All new Google accounts work with auto-delete by default. This is new. Two years ago at Google I/O 2019, Google introduced auto-delete as a feature that users could turn ON if they wished. With auto-delete, Google activity and history tracking in all Google services and apps could be deleted after a given amount of time.
With Google’s auto-delete feature, all activity data is automatically and continuously deleted. Per Pichai, “we have since made auto-delete the default for all new Google accounts.” Now, after 18 months, all user activity data is automatically deleted from Google accounts.
The auto-delete feature is now active for over 2-billion accounts, according to Pichai at Google I/O 2021. Pichai suggested this week that “all of our products are guided by three important principals.” Those are Secure by default, Private by design, and “You’re in control.” Stay tuned as we learn more about what this means to Google products at Google I/O 2021.
Is a social network famous for being one of the most toxic environments on the internet the best place to engage in dialogue about a default font? Yes. Definitely. Why bother even asking that?
Anyway, we decided to ask TNW’s VP of Design, Alexander Griffioen, to wade in with his opinions.
But in order to keep the spirit of Microsoft’s social media post alive, we only showed him the image below and asked him to provide only Tweet-length comments. We’re nothing but precise and fair.
First things first, Griffioen said the “samples are too short to say anything sensible about.” Which is a great start to this article.
On the evidence he did have, Griffioen immediately vetoed the Grandview and Tenorite fonts as being “too outspoken for body text.” On top of that, he said that Bierstadt looked like Helvetica’s ugly cousin.
More positively, Griffioen thought Skeena could work, but “its stroke contrast makes it look dated.” Ugh, totally agree.
But… if he had to put his money anywhere, Griffioen would choose Seaford. We have a winner for Microsoft Word’s next default! Well, sort of. He said he actually prefers Calibri over Seaford. That must hurt, Microsoft.
What have we learned? All complex and nuanced discussions should now take place solely over Twitter and similar networks.
Oh, and SEAFORD FOREVER! LET’S TEAR THESE STREETS APART. ᵃˡᵗʰᵒᵘᵍʰ ᶜᵃˡᶦᵇʳᶦ ᶦˢ ˢᵗᶦˡˡ ᵏᶦⁿᵈᵃ ⁿᶦᶜᵉ
Apple is not allowing iPhone users to set their music service of choice, despite suggestions of that from the iOS 14.5 beta, dashing hopes that Spotify, TIDAL, and others might be given equal footing with Apple Music. It wasn’t long after the iOS 14.5 and iPadOS 14.5 betas were released in February before people started noticing that Siri was expressing more interest in their music service preferences.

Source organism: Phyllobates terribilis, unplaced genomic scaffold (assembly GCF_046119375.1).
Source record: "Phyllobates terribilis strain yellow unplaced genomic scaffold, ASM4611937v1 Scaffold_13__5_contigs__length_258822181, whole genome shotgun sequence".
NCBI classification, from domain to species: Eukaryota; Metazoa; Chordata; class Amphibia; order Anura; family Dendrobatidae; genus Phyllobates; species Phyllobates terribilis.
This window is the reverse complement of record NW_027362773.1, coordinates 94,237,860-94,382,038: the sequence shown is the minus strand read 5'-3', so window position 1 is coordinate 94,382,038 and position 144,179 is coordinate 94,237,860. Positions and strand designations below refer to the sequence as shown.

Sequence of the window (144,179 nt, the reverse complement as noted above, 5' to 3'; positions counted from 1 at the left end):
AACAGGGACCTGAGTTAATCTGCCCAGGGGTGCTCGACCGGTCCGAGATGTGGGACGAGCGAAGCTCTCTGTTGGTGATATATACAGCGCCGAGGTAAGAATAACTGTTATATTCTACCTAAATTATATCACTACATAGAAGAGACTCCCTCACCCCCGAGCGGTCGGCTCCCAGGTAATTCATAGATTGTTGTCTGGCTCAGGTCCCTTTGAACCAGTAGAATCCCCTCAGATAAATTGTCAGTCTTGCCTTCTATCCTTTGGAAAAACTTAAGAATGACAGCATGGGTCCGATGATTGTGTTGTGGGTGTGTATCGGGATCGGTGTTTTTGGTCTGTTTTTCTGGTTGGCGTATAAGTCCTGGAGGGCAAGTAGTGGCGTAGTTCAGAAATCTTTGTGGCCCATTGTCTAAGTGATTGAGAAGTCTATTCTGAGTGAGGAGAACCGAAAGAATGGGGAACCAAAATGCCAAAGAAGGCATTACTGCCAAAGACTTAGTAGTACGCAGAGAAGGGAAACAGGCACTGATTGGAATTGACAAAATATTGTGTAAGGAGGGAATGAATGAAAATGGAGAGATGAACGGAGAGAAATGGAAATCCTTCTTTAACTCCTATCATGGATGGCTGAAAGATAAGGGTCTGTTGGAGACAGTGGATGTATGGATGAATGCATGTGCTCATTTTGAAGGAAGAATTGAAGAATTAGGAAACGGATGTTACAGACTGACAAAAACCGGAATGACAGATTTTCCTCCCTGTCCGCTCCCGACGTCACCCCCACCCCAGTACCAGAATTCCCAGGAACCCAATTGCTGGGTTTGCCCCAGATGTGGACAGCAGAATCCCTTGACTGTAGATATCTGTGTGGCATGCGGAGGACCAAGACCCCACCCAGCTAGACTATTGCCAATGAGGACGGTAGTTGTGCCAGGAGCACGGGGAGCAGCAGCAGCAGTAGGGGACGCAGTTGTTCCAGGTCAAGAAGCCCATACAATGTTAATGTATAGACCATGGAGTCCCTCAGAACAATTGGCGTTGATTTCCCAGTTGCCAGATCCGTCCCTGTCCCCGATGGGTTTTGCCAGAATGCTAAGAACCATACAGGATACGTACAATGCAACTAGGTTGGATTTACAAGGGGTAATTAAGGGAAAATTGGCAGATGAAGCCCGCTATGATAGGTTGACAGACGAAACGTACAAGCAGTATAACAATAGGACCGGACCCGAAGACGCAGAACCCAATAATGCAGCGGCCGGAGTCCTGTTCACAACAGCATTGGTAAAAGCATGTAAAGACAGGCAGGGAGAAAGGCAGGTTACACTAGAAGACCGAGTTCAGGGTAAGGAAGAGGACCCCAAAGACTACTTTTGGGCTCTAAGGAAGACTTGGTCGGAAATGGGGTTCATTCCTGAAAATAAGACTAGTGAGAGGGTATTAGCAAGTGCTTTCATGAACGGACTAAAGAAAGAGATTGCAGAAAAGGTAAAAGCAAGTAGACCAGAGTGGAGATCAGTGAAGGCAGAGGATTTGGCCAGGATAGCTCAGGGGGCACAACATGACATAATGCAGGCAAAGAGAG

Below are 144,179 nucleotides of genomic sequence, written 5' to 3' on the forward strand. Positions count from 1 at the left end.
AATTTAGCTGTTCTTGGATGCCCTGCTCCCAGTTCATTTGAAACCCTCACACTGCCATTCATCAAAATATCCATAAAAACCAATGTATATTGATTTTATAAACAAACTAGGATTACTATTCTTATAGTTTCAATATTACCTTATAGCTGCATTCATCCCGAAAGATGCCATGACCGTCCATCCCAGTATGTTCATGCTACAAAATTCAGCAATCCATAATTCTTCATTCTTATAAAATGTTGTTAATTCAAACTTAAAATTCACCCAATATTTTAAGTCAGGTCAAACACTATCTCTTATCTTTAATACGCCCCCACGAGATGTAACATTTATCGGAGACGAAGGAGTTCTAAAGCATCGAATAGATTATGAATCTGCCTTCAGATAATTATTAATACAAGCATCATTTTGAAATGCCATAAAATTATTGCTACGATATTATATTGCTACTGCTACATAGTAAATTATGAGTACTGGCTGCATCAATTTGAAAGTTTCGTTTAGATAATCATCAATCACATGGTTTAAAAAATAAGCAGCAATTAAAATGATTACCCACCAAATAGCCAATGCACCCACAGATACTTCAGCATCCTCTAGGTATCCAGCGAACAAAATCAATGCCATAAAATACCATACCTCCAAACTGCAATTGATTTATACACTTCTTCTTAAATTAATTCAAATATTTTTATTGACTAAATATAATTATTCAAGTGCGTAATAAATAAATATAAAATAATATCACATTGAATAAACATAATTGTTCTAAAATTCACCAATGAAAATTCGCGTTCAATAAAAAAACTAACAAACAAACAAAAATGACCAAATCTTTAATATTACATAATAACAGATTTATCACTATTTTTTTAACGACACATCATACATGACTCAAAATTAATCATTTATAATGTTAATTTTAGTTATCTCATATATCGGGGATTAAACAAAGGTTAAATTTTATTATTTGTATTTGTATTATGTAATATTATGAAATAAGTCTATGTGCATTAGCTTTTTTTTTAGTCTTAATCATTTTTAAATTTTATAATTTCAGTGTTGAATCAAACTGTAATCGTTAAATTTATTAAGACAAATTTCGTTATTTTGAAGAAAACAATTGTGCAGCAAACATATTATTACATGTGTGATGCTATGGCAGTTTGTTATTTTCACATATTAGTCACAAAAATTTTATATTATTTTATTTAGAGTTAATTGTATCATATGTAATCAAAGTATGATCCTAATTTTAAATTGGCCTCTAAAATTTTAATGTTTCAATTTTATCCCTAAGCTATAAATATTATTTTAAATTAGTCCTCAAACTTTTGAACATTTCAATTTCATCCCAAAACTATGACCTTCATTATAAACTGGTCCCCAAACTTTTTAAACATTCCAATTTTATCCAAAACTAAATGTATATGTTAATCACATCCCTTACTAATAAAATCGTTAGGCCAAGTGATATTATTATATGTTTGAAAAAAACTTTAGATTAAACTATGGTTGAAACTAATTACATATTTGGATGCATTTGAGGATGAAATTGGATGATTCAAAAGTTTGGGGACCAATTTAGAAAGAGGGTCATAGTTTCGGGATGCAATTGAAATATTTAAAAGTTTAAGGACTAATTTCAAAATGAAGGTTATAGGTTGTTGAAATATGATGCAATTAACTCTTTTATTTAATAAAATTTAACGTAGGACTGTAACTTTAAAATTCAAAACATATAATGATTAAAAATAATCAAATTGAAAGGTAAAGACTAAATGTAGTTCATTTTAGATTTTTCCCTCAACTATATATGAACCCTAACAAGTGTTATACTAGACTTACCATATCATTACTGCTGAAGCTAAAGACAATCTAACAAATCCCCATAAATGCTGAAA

Rather than simply playing a requested track, Siri would instead ask which music service they’d like to use in order to do that. It led to assumptions that – much as Apple already did with browser and email preferences, allowing users to switch the default away from Safari and Apple Mail – iPhones and iPads were getting more friendly for third-party music services.
Adding some mystery, the feature disappeared with the release of beta 2. Apple then restored it in beta 3. However it has also clarified just what is going on in the background, and how it’s not quite what people thought.
The reality, Apple told TechCrunch, is that the situation is more complex than that – and a little less flexible, sadly. Neither iOS nor iPadOS actually have a “default music service” option, the company pointed out. Instead, when Siri asks about music service preferences, it’s all to better educate the assistant itself about which way your allegiances lie.
For instance, if you ask to play music, and then clarify with Siri that you mean through Spotify, the assistant could automatically default to that for future music requests. However if you ask for a podcast, or a streaming radio station, Siri could seek further clarification. That way, the assistant can figure out which platform you prefer for each.
Users can still request a specific service by naming it – “play Dire Straits on Spotify,” for example, or “play acid jazz radio on Pandora” – though that can also shape how Siri responds in future. If you’ve been asking for a different service than the one you earlier said you preferred, Siri might ask for clarification later on, Apple explained.
In the background, APIs for developers integrating with Siri will apparently be able to add further context for the assistant. For example, it could potentially allow a streaming radio service to flag that specific functionality, so that in future Siri can make a more educated choice when it comes to how a request is fulfilled.
If you’re in the habit of using voice primarily for the way you summon music and other audio, the change in iOS 14.5 may in effect be about the equivalent of being able to set a default music service or app in the iPhone’s settings. Links to music are much less common than, say, links to open a new email or webpage, where defaults for those apps make a lot more sense.
Nonetheless, there’s no telling quite how long it will take Siri overall to figure out your preferences, and the nuances of how the assistant will build on that understanding over time could prove confusing if users are asked on multiple occasions what service they’d like to use. Meanwhile, the system could also be removed altogether – as it was in beta 2 – before iOS 14.5 and iPadOS 14.5 graduate to public releases later in the year.
The iPhone maker has allowed users to set third-party apps as default with iOS 14 for different tasks. You can check out our guides for setting your default browser and default email client on your iPhones.
Apple released the first developer beta of iOS 14.5 on February 1. So we could expect the company to roll out the final version by the end of this month or early next month. I’m excited about this update because apart from setting default music service, we’ll also get to use Face ID with Apple Watch even when we’re wearing a mask.